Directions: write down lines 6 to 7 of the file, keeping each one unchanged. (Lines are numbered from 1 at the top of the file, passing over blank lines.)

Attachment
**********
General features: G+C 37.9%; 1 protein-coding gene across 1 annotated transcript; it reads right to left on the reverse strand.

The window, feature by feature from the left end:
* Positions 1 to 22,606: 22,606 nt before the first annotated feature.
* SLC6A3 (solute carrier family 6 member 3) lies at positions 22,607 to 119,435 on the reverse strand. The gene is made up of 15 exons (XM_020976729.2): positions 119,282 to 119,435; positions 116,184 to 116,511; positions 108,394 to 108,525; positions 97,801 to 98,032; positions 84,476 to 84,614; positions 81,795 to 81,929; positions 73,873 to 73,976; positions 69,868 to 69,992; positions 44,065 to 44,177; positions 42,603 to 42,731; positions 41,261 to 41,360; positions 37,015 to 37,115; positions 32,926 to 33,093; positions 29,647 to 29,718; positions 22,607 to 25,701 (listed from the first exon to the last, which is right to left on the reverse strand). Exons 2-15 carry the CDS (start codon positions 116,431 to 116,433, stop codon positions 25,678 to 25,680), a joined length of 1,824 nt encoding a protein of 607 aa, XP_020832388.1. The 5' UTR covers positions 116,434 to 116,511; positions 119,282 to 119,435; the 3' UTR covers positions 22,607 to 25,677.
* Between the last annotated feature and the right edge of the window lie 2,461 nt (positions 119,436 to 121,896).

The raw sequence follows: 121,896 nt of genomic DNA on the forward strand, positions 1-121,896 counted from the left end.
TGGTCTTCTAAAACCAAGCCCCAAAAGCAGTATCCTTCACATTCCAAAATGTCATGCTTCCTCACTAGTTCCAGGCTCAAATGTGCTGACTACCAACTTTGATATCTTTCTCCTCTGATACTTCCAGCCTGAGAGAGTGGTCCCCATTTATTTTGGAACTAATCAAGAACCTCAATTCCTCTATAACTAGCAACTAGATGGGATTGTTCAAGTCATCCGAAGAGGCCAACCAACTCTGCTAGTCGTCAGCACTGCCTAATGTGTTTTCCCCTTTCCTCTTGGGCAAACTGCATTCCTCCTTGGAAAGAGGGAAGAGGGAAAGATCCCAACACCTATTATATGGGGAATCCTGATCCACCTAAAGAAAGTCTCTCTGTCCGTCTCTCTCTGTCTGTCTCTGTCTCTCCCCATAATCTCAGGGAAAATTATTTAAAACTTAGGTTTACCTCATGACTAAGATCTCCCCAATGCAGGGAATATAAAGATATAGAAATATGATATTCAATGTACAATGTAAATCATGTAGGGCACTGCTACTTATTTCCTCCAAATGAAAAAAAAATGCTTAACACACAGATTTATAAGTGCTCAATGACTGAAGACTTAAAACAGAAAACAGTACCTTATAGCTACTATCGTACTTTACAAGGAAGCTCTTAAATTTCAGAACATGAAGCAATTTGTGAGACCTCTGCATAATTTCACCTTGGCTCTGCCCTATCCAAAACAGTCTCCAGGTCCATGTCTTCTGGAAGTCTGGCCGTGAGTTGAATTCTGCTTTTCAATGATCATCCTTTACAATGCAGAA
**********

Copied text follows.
The raw sequence follows: 121,896 nt of genomic DNA on the forward strand, positions 1-121,896 counted from the left end.
TGGTCTTCTAAAACCAAGCCCCAAAAGCAGTATCCTTCACATTCCAAAATGTCATGCTTCCTCACTAGTTCCAGGCTCAAATGTGCTGACTACCAACTTTGATATCTTTCTCCTCTGATACTTCCAGCCTGAGAGAGTGGTCCCCATTTATTTTGGAACTAATCAAGAACCTCAATTCCTCTATAACTAGCAACTAGATGGGATTGTTCAAGTCATCCGAAGAGGCCAACCAACTCTGCTAGTCGTCAGCACTGCCTAATGTGTTTTCCCCTTTCCTCTTGGGCAAACTGCATTCCTCCTTGGAAAGAGGGAAGAGGGAAAGATCCCAACACCTATTATATGGGGAATCCTGATCCACCTAAAGAAAGTCTCTCTGTCCGTCTCTCTCTGTCTGTCTCTGTCTCTCCCCATAATCTCAGGGAAAATTATTTAAAACTTAGGTTTACCTCATGACTAAGATCTCCCCAATGCAGGGAATATAAAGATATAGAAATATGATATTCAATGTACAATGTAAATCATGTAGGGCACTGCTACTTATTTCCTCCAAATGAAAAAAAAATGCTTAACACACAGATTTATAAGTGCTCAATGACTGAAGACTTAAAACAGAAAACAGTACCTTATAGCTACTATCGTACTTTACAAGGAAGCTCTTAAATTTCAGAACATGAAGCAATTTGTGAGACCTCTGCATAATTTCACCTTGGCTCTGCCCTATCCAAAACAGTCTCCAGGTCCATGTCTTCTGGAAGTCTGGCCGTGAGTTGAATTCTGCTTTTCAATGATCATCCTTTACAATGCAGAA